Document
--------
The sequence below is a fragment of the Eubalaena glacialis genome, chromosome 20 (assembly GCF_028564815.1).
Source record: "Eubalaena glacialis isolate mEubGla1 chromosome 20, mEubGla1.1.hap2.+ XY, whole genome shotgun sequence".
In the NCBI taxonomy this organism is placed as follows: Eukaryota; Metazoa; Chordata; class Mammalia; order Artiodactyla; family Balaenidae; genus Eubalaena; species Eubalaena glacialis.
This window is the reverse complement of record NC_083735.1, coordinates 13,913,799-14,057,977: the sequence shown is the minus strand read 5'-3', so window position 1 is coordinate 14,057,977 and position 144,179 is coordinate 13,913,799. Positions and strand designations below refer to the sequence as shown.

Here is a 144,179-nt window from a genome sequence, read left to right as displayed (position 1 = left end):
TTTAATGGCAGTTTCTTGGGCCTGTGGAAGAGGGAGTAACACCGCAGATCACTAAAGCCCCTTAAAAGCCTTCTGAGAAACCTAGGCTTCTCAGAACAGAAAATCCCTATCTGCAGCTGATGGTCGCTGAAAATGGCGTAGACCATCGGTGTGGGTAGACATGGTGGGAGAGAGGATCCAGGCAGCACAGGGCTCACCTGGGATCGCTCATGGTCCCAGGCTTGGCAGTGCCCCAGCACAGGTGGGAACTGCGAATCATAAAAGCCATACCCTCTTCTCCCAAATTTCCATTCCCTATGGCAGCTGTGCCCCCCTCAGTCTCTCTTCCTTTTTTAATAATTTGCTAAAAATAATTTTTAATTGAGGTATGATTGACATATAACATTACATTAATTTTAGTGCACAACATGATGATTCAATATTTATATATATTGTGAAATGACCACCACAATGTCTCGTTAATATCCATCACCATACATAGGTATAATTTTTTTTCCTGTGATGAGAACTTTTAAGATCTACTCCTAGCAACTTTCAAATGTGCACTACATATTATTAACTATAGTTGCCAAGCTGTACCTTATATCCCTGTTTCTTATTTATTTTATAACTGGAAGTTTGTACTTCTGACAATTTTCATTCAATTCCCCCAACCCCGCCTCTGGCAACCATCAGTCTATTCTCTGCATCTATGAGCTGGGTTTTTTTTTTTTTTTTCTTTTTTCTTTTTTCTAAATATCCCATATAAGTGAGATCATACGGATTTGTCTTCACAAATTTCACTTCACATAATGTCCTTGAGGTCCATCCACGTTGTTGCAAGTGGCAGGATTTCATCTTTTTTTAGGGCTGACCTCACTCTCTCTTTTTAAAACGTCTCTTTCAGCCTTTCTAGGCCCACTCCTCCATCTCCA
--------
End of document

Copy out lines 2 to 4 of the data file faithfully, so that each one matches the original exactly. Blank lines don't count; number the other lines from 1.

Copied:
Source record: "Eubalaena glacialis isolate mEubGla1 chromosome 20, mEubGla1.1.hap2.+ XY, whole genome shotgun sequence".
In the NCBI taxonomy this organism is placed as follows: Eukaryota; Metazoa; Chordata; class Mammalia; order Artiodactyla; family Balaenidae; genus Eubalaena; species Eubalaena glacialis.
This window is the reverse complement of record NC_083735.1, coordinates 13,913,799-14,057,977: the sequence shown is the minus strand read 5'-3', so window position 1 is coordinate 14,057,977 and position 144,179 is coordinate 13,913,799. Positions and strand designations below refer to the sequence as shown.